A combination of two drugs has had “truly, truly remarkable” results in treating skin cancer, a doctor from one of the nation’s leading cancer centers says.
But it costs too much.
Zosia Chustecka of the online journal Medscape Oncology reported on Monday about the comments of Dr. Leonard Saltz during the annual meeting of the American Society of Clinical Oncology in Chicago.
Saltz, with the Memorial Sloan Kettering Cancer Center in New York, spoke on Monday during what Chustecka called an “extra session” at the conference. Saltz has been vocal in the past about the high cost of cancer therapies, Chustecka wrote.
In his talk, Saltz spoke specifically of ipilimumab and nivolumab, both made by Bristol-Myers Squibb. They’ve achieved dramatic results in the treatment of metastatic melanoma, which was thought to be “basically untreatable” just five years ago, he said.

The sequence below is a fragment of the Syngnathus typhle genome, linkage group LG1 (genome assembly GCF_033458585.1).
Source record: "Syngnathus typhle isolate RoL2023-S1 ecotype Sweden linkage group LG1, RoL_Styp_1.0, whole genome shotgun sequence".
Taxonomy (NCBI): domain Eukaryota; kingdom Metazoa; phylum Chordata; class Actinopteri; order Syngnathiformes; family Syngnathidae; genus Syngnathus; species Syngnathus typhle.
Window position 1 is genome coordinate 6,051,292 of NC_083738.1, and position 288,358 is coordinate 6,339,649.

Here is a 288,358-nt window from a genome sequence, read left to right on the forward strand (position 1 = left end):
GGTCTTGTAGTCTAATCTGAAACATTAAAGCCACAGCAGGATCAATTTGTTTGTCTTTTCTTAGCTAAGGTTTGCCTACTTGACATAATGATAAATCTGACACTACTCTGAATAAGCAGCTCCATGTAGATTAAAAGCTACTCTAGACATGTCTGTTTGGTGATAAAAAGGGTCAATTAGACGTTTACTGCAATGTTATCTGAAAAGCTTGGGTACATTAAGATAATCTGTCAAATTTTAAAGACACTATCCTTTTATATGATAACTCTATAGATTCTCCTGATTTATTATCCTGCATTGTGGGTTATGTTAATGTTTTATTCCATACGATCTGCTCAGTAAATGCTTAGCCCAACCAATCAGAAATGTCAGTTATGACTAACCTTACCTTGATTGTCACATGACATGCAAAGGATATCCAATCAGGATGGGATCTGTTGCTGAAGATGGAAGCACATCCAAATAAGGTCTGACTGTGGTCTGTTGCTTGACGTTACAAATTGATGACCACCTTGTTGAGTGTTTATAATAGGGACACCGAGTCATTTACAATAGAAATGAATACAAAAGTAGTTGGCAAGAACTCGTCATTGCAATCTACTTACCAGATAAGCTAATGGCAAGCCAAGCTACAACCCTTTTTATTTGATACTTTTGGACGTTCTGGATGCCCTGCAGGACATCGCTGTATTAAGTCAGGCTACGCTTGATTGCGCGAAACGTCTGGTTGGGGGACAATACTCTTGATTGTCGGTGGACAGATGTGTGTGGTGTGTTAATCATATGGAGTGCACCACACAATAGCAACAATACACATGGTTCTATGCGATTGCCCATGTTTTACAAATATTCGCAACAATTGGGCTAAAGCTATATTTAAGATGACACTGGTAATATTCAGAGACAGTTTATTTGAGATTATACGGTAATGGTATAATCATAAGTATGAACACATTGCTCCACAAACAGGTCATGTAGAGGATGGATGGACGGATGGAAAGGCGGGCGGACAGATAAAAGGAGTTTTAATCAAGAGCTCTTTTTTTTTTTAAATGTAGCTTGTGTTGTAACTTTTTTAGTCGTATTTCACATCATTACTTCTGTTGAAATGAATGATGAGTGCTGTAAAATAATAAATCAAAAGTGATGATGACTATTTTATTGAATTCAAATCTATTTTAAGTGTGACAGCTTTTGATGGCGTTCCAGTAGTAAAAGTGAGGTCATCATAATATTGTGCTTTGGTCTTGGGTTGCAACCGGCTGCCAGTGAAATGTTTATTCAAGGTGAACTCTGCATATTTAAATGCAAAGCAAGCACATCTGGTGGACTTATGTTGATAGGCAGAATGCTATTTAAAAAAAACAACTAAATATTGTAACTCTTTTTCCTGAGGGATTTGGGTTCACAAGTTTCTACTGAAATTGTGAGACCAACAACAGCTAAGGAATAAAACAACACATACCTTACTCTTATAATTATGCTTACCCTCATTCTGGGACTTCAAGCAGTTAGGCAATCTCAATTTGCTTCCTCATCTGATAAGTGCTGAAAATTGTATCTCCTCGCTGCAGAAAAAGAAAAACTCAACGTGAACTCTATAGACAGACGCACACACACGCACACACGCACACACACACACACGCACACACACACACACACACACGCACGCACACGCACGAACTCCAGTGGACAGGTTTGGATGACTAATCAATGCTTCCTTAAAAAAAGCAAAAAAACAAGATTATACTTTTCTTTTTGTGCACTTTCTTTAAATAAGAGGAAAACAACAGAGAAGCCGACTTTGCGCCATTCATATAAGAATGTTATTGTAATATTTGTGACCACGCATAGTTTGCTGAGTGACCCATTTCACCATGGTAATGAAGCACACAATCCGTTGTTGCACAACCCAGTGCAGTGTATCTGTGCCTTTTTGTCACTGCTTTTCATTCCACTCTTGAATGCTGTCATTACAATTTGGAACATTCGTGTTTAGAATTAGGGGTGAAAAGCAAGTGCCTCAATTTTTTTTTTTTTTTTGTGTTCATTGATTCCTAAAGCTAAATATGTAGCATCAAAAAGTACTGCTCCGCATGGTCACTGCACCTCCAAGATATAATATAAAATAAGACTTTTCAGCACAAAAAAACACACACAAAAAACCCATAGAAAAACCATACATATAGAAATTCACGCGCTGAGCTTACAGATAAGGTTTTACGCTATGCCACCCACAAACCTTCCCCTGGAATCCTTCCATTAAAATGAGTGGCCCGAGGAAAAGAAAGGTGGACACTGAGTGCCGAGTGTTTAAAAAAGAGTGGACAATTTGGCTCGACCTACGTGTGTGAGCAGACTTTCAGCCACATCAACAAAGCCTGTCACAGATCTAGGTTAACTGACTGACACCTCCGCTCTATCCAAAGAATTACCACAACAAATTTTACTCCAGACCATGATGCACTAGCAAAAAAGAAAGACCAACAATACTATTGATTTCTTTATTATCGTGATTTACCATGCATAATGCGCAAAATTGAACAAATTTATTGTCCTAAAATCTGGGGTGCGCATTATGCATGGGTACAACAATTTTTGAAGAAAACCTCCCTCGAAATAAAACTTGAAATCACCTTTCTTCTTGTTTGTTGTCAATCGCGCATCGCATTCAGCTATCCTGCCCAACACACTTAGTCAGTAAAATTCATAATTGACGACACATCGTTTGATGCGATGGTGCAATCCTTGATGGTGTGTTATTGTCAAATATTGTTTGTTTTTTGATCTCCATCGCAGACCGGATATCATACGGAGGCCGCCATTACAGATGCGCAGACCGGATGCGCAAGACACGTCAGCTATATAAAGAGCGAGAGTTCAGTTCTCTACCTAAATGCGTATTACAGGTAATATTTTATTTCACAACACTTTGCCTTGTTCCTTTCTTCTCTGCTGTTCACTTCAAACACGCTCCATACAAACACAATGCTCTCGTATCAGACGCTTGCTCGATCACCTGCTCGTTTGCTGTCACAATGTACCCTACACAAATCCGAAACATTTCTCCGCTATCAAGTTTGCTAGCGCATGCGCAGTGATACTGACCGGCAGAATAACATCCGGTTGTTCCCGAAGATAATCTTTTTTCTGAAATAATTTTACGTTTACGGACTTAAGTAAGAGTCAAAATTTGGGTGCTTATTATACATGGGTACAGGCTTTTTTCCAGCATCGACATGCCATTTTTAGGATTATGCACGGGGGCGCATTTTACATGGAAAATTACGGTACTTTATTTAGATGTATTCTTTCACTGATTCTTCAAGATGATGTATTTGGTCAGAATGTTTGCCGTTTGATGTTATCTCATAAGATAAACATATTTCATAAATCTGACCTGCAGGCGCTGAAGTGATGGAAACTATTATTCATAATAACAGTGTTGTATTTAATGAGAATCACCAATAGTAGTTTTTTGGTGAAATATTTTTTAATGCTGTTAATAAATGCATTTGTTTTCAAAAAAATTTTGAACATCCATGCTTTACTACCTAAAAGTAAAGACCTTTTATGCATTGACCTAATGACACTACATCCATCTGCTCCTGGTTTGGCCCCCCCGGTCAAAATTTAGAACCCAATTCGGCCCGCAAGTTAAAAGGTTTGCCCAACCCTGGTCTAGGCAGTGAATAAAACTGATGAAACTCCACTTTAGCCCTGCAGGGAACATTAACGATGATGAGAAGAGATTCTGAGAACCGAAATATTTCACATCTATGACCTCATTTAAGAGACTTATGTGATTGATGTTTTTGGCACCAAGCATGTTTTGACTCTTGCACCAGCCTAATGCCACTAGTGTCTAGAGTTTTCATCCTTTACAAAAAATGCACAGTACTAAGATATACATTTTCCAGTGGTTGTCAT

But “these drugs cost too much,” Saltz said.
Nivolumab costs $28.78 per milligram; a bargain compared to ipilimumab, which sots $157.46 per milligram. That’s about 4,000 times the cost of gold, Saltz said.
The median total cost per patient in the latest trial was just under $300,000, Chustecka reported. For a Medicare patient with a 20 percent co-pay, that would mean coming up with $60,000 out of pocket.
“This is unsustainable,” Chustecka quoted Saltz as saying. “We must acknowledge that there must be some upper limit to how much we can, as a society, afford to pay to treat each patient with cancer.”
Contact John Lundy at firstname.lastname@example.org.